Common Mistakes People Make in DYI Divorces

Posted by Jonathan Jerkins | Mar 18, 2022 | 0 Comments

In a perfect world, married couples who decide to divorce could do so amicably and relatively easily. Unfortunately, the reality is often very different. While a DYI divorce may save you money on legal fees, you may be opening yourself up to other issues that could bring you headaches — and additional costs — for years to come.

Here are some of the most common mistakes people make in DYI divorces:

1. Underestimating potential for conflict

The potential legal landmines in a divorce are plentiful, and they aren't always obvious within the initial stages. With so many issues to figure out, from child custody to property division, the potential for conflict rises with each passing day as life circumstances change.

2. Not understanding the time frame

Even the simplest of divorces take time for all of the required paperwork to be filed and processed. You may want your marriage to be over yesterday, but the bureaucratic aspect could take much longer than you think — and in some instances, this may entice you to agree to conditions you wouldn't otherwise agree to.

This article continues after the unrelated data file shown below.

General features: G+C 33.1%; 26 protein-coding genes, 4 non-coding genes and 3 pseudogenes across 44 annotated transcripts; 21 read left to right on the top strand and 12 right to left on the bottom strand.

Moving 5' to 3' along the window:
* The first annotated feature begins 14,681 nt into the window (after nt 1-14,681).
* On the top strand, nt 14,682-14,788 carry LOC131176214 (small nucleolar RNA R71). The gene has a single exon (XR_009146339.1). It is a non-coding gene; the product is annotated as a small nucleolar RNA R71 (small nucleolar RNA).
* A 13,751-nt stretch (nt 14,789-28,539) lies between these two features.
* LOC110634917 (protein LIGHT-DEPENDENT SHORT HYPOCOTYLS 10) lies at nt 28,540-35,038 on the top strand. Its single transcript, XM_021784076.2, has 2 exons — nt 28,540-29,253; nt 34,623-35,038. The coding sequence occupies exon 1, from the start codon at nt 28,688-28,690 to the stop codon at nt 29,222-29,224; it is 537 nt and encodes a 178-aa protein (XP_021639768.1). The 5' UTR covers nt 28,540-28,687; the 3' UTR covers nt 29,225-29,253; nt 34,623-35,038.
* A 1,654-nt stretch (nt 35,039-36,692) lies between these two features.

3. Failing to create a co-parenting plan

While it's possible that some divorcing couples can get along with winging a co-parenting plan, it's not the norm. Your co-parenting plan should be as detailed as possible and include information such as exchange times and locations, how the child's belongings will be stored and transported between residences, and even where the child will celebrate birthdays and holidays.

4. Assuming property will be split 50/50

In North Carolina, marital property is not automatically divided in half. If you are negotiating your own agreement, be aware that you have no legal right to half of the marital property.

5. Not understanding child support

Child support is intended to cover a child's basic expenses such as food, clothing, and shelter; it does not include other out-of-pocket expenses, so these should be covered in a separate agreement to avoid future disagreements over how they are split.

If you are going through a divorce, please contact us at Jerkins Family Law today to help you navigate the divorce process and move on with your life.

About the Author

Jonathan Jerkins

Jonathan "Jay" Jerkins, a native of Raleigh, North Carolina, intentionally focuses his practice on all aspects of North Carolina family law litigation and negotiations. Jay was admitted to the practice of law in North Carolina in 2014.


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